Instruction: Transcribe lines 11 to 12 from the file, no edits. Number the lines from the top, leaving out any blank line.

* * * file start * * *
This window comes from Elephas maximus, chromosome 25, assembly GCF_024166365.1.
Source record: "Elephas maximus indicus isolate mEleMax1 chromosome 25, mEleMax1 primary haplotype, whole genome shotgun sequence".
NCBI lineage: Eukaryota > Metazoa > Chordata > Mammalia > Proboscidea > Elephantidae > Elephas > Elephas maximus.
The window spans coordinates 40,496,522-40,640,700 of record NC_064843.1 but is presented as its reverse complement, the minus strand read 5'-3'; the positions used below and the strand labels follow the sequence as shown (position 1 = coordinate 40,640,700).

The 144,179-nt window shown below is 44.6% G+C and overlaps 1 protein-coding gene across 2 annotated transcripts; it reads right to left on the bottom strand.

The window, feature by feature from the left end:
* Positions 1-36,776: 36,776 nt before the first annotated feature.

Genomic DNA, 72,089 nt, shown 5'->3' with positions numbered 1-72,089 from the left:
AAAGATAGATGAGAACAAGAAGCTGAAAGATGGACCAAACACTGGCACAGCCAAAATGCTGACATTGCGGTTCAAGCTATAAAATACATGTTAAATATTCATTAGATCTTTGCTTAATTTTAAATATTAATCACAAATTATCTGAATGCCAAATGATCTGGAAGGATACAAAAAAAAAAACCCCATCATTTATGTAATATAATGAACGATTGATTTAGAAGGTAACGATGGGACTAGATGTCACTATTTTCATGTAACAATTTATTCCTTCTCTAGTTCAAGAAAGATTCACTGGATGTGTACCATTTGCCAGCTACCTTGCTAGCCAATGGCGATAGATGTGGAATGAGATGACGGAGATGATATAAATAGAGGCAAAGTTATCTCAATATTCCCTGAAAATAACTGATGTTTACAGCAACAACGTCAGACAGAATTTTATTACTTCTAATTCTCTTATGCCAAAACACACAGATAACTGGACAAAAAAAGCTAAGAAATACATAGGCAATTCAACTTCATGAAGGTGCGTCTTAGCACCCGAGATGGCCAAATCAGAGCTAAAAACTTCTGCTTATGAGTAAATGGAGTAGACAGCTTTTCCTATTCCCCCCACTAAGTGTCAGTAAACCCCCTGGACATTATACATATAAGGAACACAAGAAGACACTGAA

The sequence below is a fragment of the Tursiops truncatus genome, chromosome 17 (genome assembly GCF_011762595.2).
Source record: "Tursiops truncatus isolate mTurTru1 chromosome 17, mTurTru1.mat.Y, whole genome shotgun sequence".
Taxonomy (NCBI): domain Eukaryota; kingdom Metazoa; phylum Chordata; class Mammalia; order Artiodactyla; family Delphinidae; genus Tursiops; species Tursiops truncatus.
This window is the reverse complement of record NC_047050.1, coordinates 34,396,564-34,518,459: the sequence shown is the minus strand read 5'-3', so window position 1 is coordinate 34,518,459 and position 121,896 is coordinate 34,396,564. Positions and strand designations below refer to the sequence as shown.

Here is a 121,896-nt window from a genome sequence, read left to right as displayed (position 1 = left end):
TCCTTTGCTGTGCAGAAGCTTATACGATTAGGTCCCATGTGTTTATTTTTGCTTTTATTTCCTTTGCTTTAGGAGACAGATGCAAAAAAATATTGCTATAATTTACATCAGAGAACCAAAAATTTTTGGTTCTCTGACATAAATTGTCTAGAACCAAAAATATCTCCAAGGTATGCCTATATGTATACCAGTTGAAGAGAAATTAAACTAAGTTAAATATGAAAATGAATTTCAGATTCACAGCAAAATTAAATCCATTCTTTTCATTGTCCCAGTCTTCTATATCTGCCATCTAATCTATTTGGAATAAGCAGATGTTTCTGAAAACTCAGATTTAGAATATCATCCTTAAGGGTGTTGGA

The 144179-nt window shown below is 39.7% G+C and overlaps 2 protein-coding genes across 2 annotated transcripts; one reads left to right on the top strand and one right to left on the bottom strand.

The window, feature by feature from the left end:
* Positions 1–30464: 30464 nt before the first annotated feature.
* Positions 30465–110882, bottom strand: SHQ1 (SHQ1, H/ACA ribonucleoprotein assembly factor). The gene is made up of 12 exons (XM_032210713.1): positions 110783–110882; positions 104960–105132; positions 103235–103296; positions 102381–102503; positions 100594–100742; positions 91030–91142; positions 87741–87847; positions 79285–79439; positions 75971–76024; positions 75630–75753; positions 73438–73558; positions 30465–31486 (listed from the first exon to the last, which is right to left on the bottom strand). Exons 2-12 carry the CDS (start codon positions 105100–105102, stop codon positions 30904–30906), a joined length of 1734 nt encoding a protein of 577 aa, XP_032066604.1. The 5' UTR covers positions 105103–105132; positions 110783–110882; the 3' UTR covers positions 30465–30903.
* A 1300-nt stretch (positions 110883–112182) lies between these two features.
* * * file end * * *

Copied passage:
Source record: "Tursiops truncatus isolate mTurTru1 chromosome 17, mTurTru1.mat.Y, whole genome shotgun sequence".
Taxonomy (NCBI): domain Eukaryota; kingdom Metazoa; phylum Chordata; class Mammalia; order Artiodactyla; family Delphinidae; genus Tursiops; species Tursiops truncatus.